I don’t know if there is a description of best practices anywhere, but i can maybe help.
if an image texture is used in 2 different materials, it will still be stored only once in memory.
Image textures will use memory very quickly if you use large resolutions, because each time you double the resolution, you actually multiply the number of pixels (and memory size) by 4x.
Also, be wary of 32-bit textures, like HDRIs and high quality displacement maps, they are much heavier than standard textures.
Procedural textures (noise, voronoi, etc.) use almost no memory, because they are just maths, but they render slower than image textures.
A lot of the memory use in a scene will come from 3D models. There are a few features that make it easy to use lots of memory without realizing. Take a look at the modifiers in your scene:
-Are there lots of objects with subdivision surface, or maybe a single object that uses a high subdivision level? Each level increases memory use exponentially, so see if you can go lower.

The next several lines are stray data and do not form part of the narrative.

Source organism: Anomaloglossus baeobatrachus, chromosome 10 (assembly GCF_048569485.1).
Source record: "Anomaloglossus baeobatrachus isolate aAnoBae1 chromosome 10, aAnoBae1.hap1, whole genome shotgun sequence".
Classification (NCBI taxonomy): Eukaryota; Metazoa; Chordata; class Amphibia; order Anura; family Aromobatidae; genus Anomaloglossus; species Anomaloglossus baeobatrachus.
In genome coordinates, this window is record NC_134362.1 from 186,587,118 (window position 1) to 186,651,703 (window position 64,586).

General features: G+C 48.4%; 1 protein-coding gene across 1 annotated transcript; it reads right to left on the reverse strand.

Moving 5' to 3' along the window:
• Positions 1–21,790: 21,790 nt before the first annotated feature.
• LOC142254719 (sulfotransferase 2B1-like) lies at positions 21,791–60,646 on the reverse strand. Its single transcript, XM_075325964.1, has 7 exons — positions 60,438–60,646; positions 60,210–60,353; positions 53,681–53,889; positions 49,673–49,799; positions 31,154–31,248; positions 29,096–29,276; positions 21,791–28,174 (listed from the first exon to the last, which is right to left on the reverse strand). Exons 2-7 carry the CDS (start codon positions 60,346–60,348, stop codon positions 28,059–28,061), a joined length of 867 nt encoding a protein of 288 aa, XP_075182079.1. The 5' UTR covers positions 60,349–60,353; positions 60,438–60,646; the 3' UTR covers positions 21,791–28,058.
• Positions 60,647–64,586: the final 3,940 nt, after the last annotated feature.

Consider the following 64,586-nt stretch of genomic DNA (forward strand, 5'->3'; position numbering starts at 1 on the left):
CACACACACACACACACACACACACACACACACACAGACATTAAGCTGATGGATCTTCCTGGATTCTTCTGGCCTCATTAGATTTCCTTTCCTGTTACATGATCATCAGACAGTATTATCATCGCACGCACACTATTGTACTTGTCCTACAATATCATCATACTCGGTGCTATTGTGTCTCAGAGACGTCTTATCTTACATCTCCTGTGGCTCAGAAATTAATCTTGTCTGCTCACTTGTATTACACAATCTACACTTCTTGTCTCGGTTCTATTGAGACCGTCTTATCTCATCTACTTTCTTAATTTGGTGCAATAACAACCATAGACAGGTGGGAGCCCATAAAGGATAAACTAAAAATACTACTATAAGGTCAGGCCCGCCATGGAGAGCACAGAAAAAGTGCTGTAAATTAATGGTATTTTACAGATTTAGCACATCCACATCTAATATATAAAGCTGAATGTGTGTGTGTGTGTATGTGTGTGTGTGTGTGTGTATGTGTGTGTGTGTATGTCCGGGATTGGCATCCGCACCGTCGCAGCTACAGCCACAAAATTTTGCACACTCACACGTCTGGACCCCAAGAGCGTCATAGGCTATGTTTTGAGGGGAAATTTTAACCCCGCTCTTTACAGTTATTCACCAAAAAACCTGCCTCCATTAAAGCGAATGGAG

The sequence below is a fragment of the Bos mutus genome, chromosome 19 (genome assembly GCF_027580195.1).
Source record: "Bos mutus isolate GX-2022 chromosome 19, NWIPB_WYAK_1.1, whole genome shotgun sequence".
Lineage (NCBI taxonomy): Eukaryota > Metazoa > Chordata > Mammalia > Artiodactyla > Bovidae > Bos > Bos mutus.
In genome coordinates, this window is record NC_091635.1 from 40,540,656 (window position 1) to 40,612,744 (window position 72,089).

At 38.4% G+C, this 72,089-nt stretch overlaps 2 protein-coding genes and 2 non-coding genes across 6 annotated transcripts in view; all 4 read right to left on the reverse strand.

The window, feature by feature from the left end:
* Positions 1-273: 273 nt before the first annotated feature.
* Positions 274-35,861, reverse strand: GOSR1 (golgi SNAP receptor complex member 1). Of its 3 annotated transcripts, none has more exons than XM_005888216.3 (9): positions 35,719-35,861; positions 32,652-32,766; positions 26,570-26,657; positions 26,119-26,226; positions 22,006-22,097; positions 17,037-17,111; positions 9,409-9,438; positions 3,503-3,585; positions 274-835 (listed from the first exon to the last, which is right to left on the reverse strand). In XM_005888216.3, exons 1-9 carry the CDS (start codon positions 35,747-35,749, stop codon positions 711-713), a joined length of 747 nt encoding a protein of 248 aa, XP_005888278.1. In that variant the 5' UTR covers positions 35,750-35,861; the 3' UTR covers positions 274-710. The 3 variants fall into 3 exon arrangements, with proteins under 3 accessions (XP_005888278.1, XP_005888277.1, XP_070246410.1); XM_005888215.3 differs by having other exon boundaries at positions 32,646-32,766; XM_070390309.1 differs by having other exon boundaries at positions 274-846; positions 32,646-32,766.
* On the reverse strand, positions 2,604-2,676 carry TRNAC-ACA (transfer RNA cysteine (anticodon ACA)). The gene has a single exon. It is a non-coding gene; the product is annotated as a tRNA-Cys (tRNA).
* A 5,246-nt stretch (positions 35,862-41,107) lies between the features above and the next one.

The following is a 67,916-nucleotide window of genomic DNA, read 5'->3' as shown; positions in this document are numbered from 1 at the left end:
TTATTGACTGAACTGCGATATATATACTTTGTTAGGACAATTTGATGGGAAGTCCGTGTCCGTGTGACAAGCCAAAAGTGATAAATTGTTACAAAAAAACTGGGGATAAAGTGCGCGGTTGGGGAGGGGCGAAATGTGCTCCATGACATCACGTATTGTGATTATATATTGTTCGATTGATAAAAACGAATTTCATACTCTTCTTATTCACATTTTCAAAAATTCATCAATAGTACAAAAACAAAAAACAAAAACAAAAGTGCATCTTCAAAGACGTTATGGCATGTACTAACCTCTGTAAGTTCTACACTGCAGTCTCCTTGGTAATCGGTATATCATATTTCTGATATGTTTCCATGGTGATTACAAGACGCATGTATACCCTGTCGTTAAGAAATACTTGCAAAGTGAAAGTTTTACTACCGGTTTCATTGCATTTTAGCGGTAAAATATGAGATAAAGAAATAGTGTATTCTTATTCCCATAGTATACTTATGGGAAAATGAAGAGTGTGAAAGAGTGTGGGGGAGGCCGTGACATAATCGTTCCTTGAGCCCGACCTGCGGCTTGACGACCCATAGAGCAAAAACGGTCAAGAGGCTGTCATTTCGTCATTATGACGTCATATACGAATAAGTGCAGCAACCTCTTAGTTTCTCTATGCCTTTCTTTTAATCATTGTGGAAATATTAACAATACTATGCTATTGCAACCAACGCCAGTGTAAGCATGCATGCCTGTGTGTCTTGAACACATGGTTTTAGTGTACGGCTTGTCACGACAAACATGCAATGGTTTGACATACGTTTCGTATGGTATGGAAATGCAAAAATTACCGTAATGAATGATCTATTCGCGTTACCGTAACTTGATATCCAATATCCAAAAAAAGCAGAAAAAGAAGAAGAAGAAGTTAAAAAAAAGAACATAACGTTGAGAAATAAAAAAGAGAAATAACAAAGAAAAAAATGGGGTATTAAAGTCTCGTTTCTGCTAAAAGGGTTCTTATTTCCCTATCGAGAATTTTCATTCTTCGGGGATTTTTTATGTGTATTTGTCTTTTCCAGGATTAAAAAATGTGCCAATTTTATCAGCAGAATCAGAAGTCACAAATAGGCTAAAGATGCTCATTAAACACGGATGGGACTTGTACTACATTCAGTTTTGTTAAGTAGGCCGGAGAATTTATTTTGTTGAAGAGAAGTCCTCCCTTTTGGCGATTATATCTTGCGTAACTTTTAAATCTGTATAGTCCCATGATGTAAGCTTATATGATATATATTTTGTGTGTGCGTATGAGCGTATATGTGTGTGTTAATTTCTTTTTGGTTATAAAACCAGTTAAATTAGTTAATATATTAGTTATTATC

-Other modifiers to be wary of: array, multiresolution, remesh, screw, ocean, fluid. Basically, the ones that add lots of data, expecially if you have them disabled in the viewport, they will all come back at render time and take lots of resources.
-Beware smoke simulations and .vdb volume files, they can be heavy, they are basically 3D textures.
Something else to check is instancing. If you have multiple objects that are identical and will always stay that way, you can duplicate them using alt+D instead of shift+D. This will create a linked duplicate (also called an instance).
Instances are objects that share the same mesh. If you go into edit mode and change one of them, they will all change. Even better, they will be counted in memory only once (but this only works if they don’t have modifiers on them). You will know you have done it if you duplicate an object and the scene’s polygon count doesn’t change.
if you already have multiple identical objects placed in the scene, it’s possible to make them into instances with the “link object data” tool.